Remember in the last article where we talked about building the hosepacks with two straps on the male coupling side? Now you know why. This simple procedure makes initiating the standpipe hose stretch (apartment stretch or stairwell stretch) much easier by ensuring that the hosepacks are properly oriented, which will lead to a faster, smoother and precise operation.

Step by Step

At this point, two firefighters from the engine company or fire attack group will remove all of the straps and connect the hosepacks together, creating the 150-foot-long fire attack hoseline (Photo 2). Note: I recommend keeping one strap on the nozzle section hosepack, as this will help hold the hosepack together and keep it compact during transport to the point of operation (drop point #3/fire apartment entrance door on the fire floor).

Next, two firefighters or two members (nozzle firefighter and backup/company officer) of the fire attack group will begin the hose stretch by picking up and carrying two sections of hose, and stretching up to drop point #2, which is just inside the fire floor hallway from the fire attack stairwell (Photos 4 and 5).

As these firefighters proceed up the stairs to the fire floor and drop point #2, the other firefighter from the first engine company, or another member of the fire attack group, will follow behind and assist with the stretch by stretching the necessary hose at the half-landing (Photos 6 and 7). This half-landing will become a serious friction point, and requires the positioning of a firefighter during the stretch to maintain positive forward movement of the stretch. This firefighter is only positioned here long enough to ensure a proper stretch and to fine-tune the hose stretch before proceeding back down to charge the hoseline. Note: Photo 8 shows hose properly stretched out in a stairwell during a standpipe stretch.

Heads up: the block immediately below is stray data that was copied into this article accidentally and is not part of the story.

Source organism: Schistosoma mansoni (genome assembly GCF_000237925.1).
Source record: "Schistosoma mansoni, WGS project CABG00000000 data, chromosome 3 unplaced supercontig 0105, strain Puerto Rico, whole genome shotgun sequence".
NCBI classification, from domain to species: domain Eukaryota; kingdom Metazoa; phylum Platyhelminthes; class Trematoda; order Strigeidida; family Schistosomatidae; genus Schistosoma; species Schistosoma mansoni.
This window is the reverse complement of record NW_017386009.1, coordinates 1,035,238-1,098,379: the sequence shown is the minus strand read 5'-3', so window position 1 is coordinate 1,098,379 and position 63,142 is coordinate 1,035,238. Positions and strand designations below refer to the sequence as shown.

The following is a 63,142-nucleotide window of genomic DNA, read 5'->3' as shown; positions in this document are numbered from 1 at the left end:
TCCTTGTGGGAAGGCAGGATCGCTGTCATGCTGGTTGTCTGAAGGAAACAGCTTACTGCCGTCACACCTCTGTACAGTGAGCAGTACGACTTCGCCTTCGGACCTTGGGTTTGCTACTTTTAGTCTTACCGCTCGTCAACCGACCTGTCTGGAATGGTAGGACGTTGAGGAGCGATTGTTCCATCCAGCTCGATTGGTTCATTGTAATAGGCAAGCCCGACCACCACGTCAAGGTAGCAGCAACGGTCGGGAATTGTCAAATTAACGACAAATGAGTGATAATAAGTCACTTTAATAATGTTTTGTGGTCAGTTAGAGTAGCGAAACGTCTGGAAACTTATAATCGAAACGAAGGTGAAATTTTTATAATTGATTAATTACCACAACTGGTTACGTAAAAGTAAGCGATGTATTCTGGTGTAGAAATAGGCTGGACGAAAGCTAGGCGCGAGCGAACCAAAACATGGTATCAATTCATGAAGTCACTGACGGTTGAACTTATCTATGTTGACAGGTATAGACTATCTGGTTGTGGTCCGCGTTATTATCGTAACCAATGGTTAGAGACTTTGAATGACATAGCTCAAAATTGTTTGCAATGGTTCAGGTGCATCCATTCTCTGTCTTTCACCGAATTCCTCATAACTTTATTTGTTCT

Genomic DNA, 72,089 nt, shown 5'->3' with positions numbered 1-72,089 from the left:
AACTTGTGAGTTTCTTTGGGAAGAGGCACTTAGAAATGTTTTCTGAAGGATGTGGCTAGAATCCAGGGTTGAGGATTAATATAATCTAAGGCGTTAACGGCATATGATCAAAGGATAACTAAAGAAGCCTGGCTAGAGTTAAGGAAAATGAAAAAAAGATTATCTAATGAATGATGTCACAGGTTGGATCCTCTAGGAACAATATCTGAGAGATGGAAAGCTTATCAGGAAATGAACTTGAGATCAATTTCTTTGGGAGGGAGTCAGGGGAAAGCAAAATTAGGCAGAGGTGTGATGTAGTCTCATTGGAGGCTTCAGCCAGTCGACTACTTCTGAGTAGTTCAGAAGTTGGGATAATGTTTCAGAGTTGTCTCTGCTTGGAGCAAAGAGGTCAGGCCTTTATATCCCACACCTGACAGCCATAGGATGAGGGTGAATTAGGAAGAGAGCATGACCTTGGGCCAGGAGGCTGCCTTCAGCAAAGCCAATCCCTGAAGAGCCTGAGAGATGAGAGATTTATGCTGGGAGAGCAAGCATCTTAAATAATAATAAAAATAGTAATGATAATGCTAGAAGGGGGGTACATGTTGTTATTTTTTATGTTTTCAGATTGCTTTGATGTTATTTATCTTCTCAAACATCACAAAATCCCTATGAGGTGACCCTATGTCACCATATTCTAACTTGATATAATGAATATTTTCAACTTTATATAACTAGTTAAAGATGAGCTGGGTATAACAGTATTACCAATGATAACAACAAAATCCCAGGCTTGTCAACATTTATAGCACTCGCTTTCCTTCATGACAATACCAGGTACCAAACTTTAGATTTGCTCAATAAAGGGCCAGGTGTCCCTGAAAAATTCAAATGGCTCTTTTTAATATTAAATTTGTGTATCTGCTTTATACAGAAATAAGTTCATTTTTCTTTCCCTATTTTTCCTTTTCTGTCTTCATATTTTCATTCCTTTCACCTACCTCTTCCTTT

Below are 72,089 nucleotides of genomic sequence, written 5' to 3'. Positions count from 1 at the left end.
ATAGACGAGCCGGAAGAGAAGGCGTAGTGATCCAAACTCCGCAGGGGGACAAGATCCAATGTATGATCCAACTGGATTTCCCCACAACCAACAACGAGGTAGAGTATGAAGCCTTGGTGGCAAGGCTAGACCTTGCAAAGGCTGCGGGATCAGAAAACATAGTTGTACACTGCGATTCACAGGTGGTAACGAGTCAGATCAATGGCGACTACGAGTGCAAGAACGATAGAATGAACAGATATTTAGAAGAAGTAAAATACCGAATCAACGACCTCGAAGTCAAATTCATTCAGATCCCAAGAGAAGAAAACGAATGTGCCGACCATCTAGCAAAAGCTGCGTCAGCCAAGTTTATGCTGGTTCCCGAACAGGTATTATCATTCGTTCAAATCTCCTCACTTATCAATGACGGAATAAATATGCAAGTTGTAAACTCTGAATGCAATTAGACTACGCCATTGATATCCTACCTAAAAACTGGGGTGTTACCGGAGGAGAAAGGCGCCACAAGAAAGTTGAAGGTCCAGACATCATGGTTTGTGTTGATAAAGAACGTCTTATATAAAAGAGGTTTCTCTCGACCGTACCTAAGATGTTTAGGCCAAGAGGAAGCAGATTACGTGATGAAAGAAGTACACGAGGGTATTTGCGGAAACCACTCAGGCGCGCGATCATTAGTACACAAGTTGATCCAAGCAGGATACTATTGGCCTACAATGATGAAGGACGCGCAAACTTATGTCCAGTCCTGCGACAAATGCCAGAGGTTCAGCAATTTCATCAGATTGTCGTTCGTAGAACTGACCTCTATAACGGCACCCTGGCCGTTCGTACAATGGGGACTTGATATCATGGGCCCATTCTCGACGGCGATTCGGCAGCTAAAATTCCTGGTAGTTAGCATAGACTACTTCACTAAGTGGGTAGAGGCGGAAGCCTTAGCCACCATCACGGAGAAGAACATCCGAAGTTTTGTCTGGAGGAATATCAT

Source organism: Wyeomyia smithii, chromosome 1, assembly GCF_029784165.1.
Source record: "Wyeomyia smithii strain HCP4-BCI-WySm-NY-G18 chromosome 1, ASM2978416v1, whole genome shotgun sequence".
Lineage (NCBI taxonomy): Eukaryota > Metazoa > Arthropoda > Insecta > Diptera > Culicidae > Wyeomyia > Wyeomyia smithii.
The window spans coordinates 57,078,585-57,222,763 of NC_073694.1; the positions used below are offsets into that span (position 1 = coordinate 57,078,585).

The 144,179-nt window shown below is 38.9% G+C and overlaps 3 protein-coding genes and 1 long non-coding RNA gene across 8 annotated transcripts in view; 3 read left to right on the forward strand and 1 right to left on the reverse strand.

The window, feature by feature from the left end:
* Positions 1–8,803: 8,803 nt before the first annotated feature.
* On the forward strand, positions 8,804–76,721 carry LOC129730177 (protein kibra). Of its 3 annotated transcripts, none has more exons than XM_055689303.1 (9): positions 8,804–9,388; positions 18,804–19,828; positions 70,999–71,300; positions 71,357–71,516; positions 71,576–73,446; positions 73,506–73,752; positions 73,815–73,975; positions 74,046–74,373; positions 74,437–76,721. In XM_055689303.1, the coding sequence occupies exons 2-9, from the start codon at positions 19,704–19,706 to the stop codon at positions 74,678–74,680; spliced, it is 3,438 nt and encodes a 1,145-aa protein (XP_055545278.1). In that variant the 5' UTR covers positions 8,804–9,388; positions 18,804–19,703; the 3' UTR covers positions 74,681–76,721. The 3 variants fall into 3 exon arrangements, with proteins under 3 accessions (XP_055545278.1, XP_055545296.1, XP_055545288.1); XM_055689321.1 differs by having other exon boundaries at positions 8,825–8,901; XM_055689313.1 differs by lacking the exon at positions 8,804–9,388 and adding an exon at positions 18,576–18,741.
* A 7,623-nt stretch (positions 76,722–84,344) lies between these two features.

After the middle hosepack (or hosepacks for longer stretches requiring 200-feet or more) is properly placed on the floor at drop point #2, the nozzle firefighter and backup (company officer on the DFD) continue down the fire floor hallway to drop point #3, which will be just outside the fire apartment door (Photos 9 and 10).

Photos 11, 12, 13, 14 & 15 show the how the apartment stretch is completed and what it looks like in various configurations.

Photo 1

Picture 1 of 15

Three 50-foot Denver hosepacks placed in position at drop point #1 on the floor below the fire floor. Note that the hosepacks are oriented with the two-strap side (male coupling side) toward the entrance to the fire attack stair. This helps facilitate a precise hose stretch, and increases the speed of the operation. (The red bag in the photo is the standpipe equipment kit with all the necessary tools and water appliances to complete the stretch).

Loose Ends

Let me work to tie up any loose ends and make some final comments. To summarize, the apartment stretch has three drop points:

  1. Drop point #1, on the floor below the fire floor, preferably out in the hallway.
  2. Drop point #2, on the fire floor, inside the hallway, at a location just inside the fire floor/hallway from the fire attack stairwell.
  3. Drop point #3, on the fire floor, just outside of the fire apartment door, or entrance into the fire area (behind a closed and controlled door).

Also, I must reinforce and emphasize two critical points.

  1. It is absolutely critical to initiate the stretch from below the fire floor, usually the floor directly below. This is a critical safety issue that must be adhered to; if it’s not, it can and has resulted in firefighter injury and death.
  2. To safely complete the dry apartment stretch, the door to the fire apartment/fire area must be closed, remain closed, and be under the control of our firefighters—firefighters from our fire attack group. On the DFD, this task is completed by firefighters from our first-due truck company. Your standard operating procedures may differ in terms of who performs this task, but the bottom line remains the same: Assign a team to this location, and have them control the door!